[AB_images] Hymenocallis

Hamish Sloan hamish.sloan@virgen.net
Tue, 07 Jan 2003 12:05:53 PST
Hello Bill,

I have H. harrisoniana, which is the name given in RHS Manual of Bulbs and also name under which sold in UK. I am presuming this is the same plant. Which is correct? -na or -num? Some slight change of nomenclature recently? Have not yet got mine to flower yet. Have to keep it inside here during the winter and so grow in large pot. It has multiplied profusely and my treatment may be encouraging offsets at the expense of flower. Keep it in the cool house over winter, essentially frost-free most of the time after the leaves have died down. Would appreciate your comment on this point.

H. littoralis: the slugs may love it but so do I! It flowers easily and multiplies well through offsets. One bulb bought in our Nerine and Amaryllid Society Sale just 18 months ago split into two before the Spring and I repotted separately, both bulbs produced a scape (5 and 3 florets) in the following May/June, and are now sitting in my warm house with 5 and 1 offset respectively. As you can see, one bulb took the transplanting without any disadvantage (except perhaps fewer florets?), the other showed an obvious delay and slight mis-shaping of its younger leaves before it got moving. This bulb is evergreen. This is one of those white flowers which seem to glow at dusk after a sunny day, as if the flower had been storing up the sun's energy (we do get some occasionally, you know, that time between "Winter that ends in July to begin again in August" as Byron said). Given the ease of flowering, the ease of propagation through offsets and the beauty of the flower, I find it strange that it is not better known compared with, say, H. x festalis which has a flower of much more ragged appearance with its reflexing, twisting petals, and is slower to offset. It will be interesting to see if the offsets from H. littoralis reach flowering size more quickly than H. x festalis. I certainly find the latter quicker to reach flowering size than H. "Sulphur Queen" which is the other common H. grown here.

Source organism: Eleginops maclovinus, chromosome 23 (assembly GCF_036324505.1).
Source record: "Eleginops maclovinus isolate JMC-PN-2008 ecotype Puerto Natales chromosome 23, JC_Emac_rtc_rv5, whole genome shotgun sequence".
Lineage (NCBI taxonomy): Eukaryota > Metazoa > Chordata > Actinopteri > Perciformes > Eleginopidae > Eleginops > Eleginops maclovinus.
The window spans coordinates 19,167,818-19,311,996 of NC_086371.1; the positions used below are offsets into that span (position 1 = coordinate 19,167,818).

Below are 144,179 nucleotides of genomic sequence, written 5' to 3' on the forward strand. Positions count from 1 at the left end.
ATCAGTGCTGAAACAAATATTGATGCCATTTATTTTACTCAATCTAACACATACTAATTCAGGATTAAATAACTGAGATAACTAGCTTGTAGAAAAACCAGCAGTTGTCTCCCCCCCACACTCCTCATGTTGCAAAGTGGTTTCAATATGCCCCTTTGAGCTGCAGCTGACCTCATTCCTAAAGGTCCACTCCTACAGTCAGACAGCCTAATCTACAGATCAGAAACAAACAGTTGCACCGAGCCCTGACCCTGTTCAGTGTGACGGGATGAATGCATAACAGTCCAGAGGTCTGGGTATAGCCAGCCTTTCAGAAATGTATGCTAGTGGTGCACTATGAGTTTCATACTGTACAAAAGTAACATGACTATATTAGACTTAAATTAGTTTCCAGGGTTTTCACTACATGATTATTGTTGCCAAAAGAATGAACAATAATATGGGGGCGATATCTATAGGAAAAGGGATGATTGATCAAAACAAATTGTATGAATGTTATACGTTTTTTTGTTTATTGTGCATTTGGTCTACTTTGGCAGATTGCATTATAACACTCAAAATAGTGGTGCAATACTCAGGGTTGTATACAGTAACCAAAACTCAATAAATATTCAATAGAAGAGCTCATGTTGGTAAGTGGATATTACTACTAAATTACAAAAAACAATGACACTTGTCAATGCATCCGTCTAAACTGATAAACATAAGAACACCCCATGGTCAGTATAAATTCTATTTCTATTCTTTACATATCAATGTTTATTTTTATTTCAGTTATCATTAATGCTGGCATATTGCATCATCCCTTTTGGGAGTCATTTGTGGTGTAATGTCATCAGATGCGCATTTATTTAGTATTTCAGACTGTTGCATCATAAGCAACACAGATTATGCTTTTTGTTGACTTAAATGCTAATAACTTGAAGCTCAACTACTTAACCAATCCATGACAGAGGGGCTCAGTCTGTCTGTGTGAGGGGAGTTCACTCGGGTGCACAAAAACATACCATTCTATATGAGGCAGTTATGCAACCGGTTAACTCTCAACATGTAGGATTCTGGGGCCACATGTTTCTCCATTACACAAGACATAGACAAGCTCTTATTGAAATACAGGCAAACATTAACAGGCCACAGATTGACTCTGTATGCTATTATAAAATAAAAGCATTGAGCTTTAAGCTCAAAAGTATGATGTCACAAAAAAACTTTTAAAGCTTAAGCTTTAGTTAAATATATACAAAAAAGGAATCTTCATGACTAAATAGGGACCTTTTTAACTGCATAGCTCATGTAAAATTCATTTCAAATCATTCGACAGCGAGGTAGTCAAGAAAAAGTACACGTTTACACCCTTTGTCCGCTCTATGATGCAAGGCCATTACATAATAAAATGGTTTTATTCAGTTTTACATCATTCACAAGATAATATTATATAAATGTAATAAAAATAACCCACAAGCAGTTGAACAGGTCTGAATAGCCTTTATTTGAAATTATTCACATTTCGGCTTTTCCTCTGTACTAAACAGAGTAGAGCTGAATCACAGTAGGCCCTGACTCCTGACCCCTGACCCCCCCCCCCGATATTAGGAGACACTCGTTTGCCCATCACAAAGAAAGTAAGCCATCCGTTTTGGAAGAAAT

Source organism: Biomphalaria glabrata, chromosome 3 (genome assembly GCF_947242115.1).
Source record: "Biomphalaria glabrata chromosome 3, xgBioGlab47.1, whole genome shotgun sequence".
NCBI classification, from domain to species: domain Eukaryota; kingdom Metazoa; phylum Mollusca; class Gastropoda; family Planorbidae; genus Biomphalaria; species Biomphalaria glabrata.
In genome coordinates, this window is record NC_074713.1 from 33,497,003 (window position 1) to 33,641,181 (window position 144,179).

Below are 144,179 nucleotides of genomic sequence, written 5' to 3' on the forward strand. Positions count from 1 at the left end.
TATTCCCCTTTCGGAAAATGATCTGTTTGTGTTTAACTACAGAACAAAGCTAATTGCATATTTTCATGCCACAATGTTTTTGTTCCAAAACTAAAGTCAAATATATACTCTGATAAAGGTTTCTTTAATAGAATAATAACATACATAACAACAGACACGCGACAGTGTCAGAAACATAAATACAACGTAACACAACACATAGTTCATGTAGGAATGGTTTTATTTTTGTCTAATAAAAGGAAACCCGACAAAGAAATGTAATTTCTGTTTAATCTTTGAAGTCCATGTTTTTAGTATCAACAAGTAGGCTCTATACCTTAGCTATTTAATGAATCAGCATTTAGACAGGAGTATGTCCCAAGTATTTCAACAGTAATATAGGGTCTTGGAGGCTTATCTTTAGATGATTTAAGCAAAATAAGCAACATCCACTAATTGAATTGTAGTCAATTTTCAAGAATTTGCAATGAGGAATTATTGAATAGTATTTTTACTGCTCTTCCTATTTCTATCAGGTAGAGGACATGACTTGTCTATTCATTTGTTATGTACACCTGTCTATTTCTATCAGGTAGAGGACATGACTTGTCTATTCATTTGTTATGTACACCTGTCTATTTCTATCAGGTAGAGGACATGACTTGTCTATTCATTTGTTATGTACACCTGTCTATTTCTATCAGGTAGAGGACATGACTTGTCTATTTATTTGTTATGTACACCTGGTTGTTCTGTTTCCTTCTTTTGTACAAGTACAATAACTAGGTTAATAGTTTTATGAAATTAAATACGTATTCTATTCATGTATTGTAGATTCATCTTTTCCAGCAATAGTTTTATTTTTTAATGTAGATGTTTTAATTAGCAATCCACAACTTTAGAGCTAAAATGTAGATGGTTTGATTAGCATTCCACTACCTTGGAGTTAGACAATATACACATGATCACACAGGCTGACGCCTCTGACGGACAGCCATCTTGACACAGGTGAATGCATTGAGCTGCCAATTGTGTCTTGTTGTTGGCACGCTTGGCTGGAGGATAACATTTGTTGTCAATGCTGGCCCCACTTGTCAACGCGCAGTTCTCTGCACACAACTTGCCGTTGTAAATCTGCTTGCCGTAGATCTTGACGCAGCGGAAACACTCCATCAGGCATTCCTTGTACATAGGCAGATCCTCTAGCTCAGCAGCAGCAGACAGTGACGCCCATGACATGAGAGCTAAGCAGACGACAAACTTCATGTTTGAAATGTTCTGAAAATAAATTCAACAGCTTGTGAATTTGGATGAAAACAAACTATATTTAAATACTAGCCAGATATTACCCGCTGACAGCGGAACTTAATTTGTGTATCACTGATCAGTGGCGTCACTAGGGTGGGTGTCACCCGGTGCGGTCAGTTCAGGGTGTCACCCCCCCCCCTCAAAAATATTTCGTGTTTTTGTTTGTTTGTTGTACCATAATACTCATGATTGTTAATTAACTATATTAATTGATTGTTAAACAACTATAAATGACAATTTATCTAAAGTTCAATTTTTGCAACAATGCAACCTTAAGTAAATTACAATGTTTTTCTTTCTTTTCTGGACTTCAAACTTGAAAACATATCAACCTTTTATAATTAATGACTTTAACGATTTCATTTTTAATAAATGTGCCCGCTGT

I also grow H. longipetala which is the female parent of H. x festalis. This also multiplies easily and flowers easily. This is where H. x festalis gets its ragged looking flower from and the short pedicels, relative to flower size, make the whole scape head look crowded - more a mass of white than a group of flowers.

Do you know the parentage of h. "Sulphur Queen"? 
Regards Hamish

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